avenues of therapeutic intervention may be tested to
up- or down-regulate these critical metabolic steps.To
aid the reader in appreciating the NMR technique,
following is a simplistic description of how the com-
plex NMR signals arise.
NMR spectroscopy and isotopomer analysis
Although it’s a vastly oversimplified statement,
atoms with nuclei that possess a nuclear spin (angular
momentum) can be manipulated within a magnetic
field to create the NMR phenomenon, and obtain si-
gnal. The growing discipline of magnetic resonance
(which includes both spectroscopy and imaging) takes
advantage of this phenomenon to obtain vast amounts
of diverse information; biochemical, structural (che-
mical), anatomical, etc., depending on the experiment
performed. For a complete description of the NMR
phenomenon,the following books are suggested to the
reader (12, 13).
As stated earlier, NMR spectroscopy is a power-
ful tool by which one can obtain bioenergetic infor-
mation. One method is through studying changes in
the carbon labeling of compounds involved in meta-
bolic pathways. Although the usual isotope of carbon
(12C) is not NMR-detectable (i.e., it has no nuclear
spin), the non-radioactive isotope 13C does have a nu-
clear spin, and is readily NMR-observable. Because
this isotope of carbon has an extremely low natural
abundance, feeding cells a metabolizable label that in-
cludes 13C is essential for detection and analysis. If a
13C label is given to cells (e.g.,13C-labeled glucose),the
carbon label will enter the cell, and be distributed
among various compounds reflective of the processes
of metabolism. A standard model of glucose metabo-
lism (14, 15), including glycolysis and pyruvate entry
to the TCA cycle, is shown in Figure 1. In this model,
following our example of stimulation with
uniformly-labeled glucose, glucose is metabolized to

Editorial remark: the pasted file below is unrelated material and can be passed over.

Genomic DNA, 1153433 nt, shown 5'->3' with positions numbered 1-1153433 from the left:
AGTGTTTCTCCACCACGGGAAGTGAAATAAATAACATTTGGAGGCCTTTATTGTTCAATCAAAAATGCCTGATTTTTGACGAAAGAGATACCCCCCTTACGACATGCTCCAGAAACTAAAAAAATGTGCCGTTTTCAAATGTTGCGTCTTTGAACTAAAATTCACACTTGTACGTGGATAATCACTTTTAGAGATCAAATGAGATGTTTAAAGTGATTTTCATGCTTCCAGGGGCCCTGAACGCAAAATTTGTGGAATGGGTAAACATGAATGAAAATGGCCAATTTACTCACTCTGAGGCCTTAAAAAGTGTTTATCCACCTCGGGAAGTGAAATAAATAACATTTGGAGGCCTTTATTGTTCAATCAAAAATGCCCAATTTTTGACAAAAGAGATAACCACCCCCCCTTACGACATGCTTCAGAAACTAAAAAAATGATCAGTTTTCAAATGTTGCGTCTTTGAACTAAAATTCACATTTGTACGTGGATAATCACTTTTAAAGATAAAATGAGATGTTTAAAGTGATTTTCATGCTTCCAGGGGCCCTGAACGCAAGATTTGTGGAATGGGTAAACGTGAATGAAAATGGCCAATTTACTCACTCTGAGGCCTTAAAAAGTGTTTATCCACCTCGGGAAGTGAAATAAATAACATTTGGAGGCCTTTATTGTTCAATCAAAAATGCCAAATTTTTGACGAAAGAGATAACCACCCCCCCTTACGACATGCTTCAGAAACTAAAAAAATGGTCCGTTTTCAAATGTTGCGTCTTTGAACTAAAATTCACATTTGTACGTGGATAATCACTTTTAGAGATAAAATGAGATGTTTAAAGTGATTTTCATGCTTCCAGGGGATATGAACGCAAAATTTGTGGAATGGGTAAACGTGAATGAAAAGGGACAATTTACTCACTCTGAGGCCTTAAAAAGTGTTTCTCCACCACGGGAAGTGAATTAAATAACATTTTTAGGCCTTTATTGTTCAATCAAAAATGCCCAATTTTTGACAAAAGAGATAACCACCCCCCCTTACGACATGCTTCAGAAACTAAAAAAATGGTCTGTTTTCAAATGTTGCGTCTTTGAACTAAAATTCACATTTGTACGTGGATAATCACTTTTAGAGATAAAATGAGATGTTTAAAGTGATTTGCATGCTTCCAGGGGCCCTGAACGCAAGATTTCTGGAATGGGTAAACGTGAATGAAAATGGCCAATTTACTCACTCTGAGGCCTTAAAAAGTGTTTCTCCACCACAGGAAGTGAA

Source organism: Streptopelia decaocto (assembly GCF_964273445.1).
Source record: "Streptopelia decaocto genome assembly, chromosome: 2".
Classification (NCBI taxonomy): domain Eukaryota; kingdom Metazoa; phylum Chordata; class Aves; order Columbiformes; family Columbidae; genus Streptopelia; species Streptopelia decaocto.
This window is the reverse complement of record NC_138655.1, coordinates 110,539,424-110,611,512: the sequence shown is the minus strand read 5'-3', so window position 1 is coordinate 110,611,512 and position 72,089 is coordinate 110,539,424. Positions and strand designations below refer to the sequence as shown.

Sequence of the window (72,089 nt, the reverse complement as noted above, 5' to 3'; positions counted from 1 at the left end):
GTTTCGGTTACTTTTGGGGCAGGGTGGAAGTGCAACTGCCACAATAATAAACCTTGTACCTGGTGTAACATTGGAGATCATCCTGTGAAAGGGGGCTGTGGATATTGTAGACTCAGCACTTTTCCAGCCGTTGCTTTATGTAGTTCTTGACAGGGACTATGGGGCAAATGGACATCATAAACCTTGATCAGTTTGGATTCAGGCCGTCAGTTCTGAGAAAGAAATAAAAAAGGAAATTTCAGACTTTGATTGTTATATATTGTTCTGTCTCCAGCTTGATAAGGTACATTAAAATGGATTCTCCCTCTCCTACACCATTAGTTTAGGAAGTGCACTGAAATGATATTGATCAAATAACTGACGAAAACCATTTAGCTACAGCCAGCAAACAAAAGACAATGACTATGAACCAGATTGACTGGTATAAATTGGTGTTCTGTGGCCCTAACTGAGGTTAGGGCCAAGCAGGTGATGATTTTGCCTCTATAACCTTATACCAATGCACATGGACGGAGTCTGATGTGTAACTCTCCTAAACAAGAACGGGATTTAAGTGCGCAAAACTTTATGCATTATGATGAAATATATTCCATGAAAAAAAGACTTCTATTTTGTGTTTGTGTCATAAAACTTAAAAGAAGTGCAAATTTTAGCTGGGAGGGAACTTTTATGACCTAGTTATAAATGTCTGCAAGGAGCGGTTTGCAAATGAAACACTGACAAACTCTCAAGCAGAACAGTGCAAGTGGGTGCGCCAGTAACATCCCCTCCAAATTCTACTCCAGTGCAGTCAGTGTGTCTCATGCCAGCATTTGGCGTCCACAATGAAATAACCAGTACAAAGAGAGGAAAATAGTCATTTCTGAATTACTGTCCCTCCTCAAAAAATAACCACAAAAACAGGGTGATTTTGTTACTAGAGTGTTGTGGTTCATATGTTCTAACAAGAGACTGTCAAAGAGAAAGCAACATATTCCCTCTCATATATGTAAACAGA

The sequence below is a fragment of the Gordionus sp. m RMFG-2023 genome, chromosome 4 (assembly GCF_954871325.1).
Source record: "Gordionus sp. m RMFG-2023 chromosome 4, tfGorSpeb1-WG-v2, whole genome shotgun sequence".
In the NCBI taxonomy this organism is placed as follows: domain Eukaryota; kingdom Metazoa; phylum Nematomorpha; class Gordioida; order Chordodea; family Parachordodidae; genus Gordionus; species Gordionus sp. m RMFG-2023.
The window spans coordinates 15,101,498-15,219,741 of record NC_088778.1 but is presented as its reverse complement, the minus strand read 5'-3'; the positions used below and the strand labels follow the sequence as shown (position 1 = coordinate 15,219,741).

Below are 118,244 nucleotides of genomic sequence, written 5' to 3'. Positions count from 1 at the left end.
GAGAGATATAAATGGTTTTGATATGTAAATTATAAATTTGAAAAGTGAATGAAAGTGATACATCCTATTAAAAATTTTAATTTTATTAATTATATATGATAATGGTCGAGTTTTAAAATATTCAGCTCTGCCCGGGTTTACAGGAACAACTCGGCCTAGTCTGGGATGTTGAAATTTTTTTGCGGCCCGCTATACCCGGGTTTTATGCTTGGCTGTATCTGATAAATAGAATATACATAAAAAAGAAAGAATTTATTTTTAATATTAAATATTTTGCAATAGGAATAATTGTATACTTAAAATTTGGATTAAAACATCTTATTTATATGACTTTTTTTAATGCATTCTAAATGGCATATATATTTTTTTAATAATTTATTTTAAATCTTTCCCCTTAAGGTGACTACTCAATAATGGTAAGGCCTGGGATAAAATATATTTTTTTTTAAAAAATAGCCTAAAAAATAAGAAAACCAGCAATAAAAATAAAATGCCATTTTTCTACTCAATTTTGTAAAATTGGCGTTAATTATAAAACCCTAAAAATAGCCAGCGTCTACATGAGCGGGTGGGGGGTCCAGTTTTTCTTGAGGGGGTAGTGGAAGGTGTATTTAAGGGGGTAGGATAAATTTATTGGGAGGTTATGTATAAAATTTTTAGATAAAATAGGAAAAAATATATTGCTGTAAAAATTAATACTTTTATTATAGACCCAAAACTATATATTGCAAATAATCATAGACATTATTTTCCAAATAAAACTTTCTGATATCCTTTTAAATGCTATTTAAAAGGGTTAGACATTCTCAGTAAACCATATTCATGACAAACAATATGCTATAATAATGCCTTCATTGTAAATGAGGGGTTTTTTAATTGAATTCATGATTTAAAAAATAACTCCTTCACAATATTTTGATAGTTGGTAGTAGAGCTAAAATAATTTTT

pyruvate through glycolysis. Glycolysis turns molecu-
les of uniformly-labeled glucose into molecules of
uniformly-labeled pyruvate, which have a number of
potential metabolic fates. Among these are: 1) conver-
sion to lactate (via lactate dehydrogenase: LDH); 2)
conversion to alanine (via alanine aminotransferase,
ALT); 3) entrance to mitochondria and the TCA cy-
cle either by conversion to acetyl-CoA via the pyruva-
te dehydrogenase complex (PDH), or anaplerotic car-
bon entry via PC to form oxaloacetate (OAA). This
cytosolic pyruvate pool can also be replenished from
TCA cycle intermediates malate or OAA by malic
enzyme (ME) or phosphoenolpyruvate carboxylase
Figure 1. Standard model of glucose metabolism. In this mo-
del, glucose is metabolized to pyruvate through glycolysis, and
then has a number of potential fates. Important enzymes in-
clude: ALT (alanine transaminase); LDH (lactate dehydroge-
nase); PDH (pyruvate dehydrogenase complex); PC (pyruvate
carboxylase); ACS (acetyl-CoA acetyltransferase); AST
(aspartate transaminase); “ATF” (aminotransferase); ME (ma-
lic enzyme); PEP/PK (phosphoenolpyruvate carboxylase/pyru-
Applications of 13C isotopomer analysis
new avenues for exploration towards defining critical
metabolic pathways related to hormone release.
However, caution is offered to perform the experi-
ments with the most physiologically relevant media
and choose appropriate metabolic models to assure
that the results obtained are valid and relevant to the
actual physiology of the pituitary adenoma under
study. With proper application of powerful NMR
spectroscopic techniques, important information re-
garding cellular energetics of pituitary adenomas will
The authors are grateful for the technical assistance of Jo-
se Oca-Cossio, Chiab Simpson, Nata Khokhlova and Carol
Sweeney. This work was supported by grants from the NIH
(DK56890, DK47858). The program ‘tcaCALC’ was obtained
from the University of Texas Southwestern, and developed th-
rough H-47669-16 and RR-02584. NMR data were obtained
at the Advanced Magnetic Resonance Imaging and Spectro-
scopy (AMRIS) facility in the McKnight Brain Institute of the
University of Florida.
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Correspondence: Nicholas E. Simpson, PhD,
Division of Endocrinology
1600 SW Archer Rd., PO Box 100226,
Gainesville, FL 32610-0226
Tel. (352) 846-2723
Fax: (352) 846-2635